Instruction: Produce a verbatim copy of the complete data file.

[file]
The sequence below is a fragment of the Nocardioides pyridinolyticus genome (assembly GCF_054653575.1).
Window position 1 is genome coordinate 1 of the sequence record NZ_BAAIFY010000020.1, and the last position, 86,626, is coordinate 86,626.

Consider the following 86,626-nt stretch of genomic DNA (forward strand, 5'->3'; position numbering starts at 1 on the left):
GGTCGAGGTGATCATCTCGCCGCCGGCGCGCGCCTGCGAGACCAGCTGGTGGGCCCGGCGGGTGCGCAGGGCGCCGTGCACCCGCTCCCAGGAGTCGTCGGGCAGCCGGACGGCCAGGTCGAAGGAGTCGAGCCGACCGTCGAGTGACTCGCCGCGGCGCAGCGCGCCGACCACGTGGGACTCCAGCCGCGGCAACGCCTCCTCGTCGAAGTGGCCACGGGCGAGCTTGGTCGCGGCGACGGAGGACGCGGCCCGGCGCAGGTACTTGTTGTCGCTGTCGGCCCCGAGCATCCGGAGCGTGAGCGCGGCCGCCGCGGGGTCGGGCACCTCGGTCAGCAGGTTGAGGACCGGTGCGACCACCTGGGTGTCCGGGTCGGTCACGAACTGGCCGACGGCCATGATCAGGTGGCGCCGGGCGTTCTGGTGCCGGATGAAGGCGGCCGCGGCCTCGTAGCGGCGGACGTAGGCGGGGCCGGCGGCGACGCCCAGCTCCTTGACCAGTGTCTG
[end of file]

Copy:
The sequence below is a fragment of the Nocardioides pyridinolyticus genome (assembly GCF_054653575.1).
Window position 1 is genome coordinate 1 of the sequence record NZ_BAAIFY010000020.1, and the last position, 86,626, is coordinate 86,626.

Consider the following 86,626-nt stretch of genomic DNA (forward strand, 5'->3'; position numbering starts at 1 on the left):
GGTCGAGGTGATCATCTCGCCGCCGGCGCGCGCCTGCGAGACCAGCTGGTGGGCCCGGCGGGTGCGCAGGGCGCCGTGCACCCGCTCCCAGGAGTCGTCGGGCAGCCGGACGGCCAGGTCGAAGGAGTCGAGCCGACCGTCGAGTGACTCGCCGCGGCGCAGCGCGCCGACCACGTGGGACTCCAGCCGCGGCAACGCCTCCTCGTCGAAGTGGCCACGGGCGAGCTTGGTCGCGGCGACGGAGGACGCGGCCCGGCGCAGGTACTTGTTGTCGCTGTCGGCCCCGAGCATCCGGAGCGTGAGCGCGGCCGCCGCGGGGTCGGGCACCTCGGTCAGCAGGTTGAGGACCGGTGCGACCACCTGGGTGTCCGGGTCGGTCACGAACTGGCCGACGGCCATGATCAGGTGGCGCCGGGCGTTCTGGTGCCGGATGAAGGCGGCCGCGGCCTCGTAGCGGCGGACGTAGGCGGGGCCGGCGGCGACGCCCAGCTCCTTGACCAGTGTCTG